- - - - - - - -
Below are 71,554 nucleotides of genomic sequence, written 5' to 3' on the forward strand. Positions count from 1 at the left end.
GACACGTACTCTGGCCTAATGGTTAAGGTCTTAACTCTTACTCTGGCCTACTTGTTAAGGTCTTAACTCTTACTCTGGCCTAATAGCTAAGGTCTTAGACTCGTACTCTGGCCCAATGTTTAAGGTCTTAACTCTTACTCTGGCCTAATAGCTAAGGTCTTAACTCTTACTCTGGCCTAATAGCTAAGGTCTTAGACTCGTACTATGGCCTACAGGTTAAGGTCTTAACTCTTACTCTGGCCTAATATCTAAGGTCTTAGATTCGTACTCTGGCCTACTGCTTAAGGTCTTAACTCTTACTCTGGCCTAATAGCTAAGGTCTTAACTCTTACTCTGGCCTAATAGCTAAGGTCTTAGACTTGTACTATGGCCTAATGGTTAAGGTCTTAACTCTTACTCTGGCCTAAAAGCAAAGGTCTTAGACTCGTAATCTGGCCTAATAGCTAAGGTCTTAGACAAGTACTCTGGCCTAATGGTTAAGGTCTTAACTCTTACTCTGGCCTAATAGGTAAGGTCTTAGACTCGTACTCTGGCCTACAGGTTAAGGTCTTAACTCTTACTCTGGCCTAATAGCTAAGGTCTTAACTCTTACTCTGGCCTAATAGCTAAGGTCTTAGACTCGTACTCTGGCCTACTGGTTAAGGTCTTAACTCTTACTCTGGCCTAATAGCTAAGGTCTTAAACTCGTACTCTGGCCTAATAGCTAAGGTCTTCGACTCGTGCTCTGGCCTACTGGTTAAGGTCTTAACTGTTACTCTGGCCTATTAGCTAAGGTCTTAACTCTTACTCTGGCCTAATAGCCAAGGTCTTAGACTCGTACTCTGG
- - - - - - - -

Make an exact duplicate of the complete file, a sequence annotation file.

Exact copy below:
Below are 71,554 nucleotides of genomic sequence, written 5' to 3' on the forward strand. Positions count from 1 at the left end.
GACACGTACTCTGGCCTAATGGTTAAGGTCTTAACTCTTACTCTGGCCTACTTGTTAAGGTCTTAACTCTTACTCTGGCCTAATAGCTAAGGTCTTAGACTCGTACTCTGGCCCAATGTTTAAGGTCTTAACTCTTACTCTGGCCTAATAGCTAAGGTCTTAACTCTTACTCTGGCCTAATAGCTAAGGTCTTAGACTCGTACTATGGCCTACAGGTTAAGGTCTTAACTCTTACTCTGGCCTAATATCTAAGGTCTTAGATTCGTACTCTGGCCTACTGCTTAAGGTCTTAACTCTTACTCTGGCCTAATAGCTAAGGTCTTAACTCTTACTCTGGCCTAATAGCTAAGGTCTTAGACTTGTACTATGGCCTAATGGTTAAGGTCTTAACTCTTACTCTGGCCTAAAAGCAAAGGTCTTAGACTCGTAATCTGGCCTAATAGCTAAGGTCTTAGACAAGTACTCTGGCCTAATGGTTAAGGTCTTAACTCTTACTCTGGCCTAATAGGTAAGGTCTTAGACTCGTACTCTGGCCTACAGGTTAAGGTCTTAACTCTTACTCTGGCCTAATAGCTAAGGTCTTAACTCTTACTCTGGCCTAATAGCTAAGGTCTTAGACTCGTACTCTGGCCTACTGGTTAAGGTCTTAACTCTTACTCTGGCCTAATAGCTAAGGTCTTAAACTCGTACTCTGGCCTAATAGCTAAGGTCTTCGACTCGTGCTCTGGCCTACTGGTTAAGGTCTTAACTGTTACTCTGGCCTATTAGCTAAGGTCTTAACTCTTACTCTGGCCTAATAGCCAAGGTCTTAGACTCGTACTCTGG